The Long War, Part 24/ Troubles in Transylvania, 1596-1599

Prince Báthory Zsigmond

I personally dislike Prince Báthory Zsigmond of Transylvania, as do most of the Hungarian Székelys. His unstable and tyrannical rule brought much misery and destruction to the Principality of Transylvania. Let us not forget that the Transylvanian princes enjoyed greater and more concentrated power over their subjects than any contemporary Habsburg rulers. If you want to know whether the Principality was just a vassal state of the Ottomans, read my article here:

King Báthory István of Poland, Prince of Transylvania (1533-1586)

Unfortunately, it was a wrong decision of King Báthory István (Stefan) of Poland (r. 1533-1586) to put his nephew Báthory Zsigmond (1572-1613) on the Transylvanian throne. Let us now read Szibler Gábor’s research on the 15 Years’ War and see if I was right or not. Please note that I am using the oriental name order for Hungarians, where the surname comes first.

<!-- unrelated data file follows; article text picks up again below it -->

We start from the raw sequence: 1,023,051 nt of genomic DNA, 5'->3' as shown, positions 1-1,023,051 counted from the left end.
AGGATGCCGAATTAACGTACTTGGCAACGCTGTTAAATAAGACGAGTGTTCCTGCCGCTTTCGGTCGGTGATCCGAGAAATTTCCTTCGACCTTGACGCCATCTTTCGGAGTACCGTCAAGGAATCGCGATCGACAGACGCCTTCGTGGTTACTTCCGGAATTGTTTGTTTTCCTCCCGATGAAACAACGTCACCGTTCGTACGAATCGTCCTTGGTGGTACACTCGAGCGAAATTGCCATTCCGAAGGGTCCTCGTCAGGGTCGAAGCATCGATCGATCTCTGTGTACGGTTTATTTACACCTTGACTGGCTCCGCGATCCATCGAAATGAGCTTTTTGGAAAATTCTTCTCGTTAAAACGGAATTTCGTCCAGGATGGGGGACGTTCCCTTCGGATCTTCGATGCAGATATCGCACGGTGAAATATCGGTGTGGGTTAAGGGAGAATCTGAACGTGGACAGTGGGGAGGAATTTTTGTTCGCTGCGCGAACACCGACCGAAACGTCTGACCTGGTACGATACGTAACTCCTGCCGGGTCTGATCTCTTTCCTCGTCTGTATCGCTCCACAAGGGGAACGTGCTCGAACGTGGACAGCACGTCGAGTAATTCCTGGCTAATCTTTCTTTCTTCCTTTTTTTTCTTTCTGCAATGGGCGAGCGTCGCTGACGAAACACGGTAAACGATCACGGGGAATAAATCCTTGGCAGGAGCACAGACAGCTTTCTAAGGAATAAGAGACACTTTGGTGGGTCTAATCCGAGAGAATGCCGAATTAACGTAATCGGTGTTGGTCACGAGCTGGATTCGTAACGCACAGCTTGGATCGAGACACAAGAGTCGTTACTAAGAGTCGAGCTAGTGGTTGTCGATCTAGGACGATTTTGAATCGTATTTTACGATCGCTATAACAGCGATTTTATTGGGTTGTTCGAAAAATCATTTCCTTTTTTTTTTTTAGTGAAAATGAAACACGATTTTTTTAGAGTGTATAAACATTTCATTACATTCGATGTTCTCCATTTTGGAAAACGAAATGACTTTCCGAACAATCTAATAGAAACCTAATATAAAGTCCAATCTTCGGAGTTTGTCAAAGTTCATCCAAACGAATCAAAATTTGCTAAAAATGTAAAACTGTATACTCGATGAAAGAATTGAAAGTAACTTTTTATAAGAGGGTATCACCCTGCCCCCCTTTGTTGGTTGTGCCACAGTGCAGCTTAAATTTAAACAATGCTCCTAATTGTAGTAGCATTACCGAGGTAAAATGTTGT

The signature of Báthory Zsigmond

While the Habsburg-ruled Kingdom of Hungary was fighting the Ottoman Empire, the world was changing in Transylvania. Prince Báthory Zsigmond didn’t think much of the outcome of the war due to its length and failures. He also had family problems because he could not “sleep” on his marriage to Maria Krisztiera, a Habsburg archduchess. His depressive mood often overcame him and he decided to abdicate his throne. The lost battle of Mezőkeresztes in 1596 didn’t improve his mood. He had every reason to expect revenge from the Ottoman Empire, as he was nominally an ally of the Sultan. Here is more about this unlucky battle:

Erzherzogin Maria Christina (1574-1621)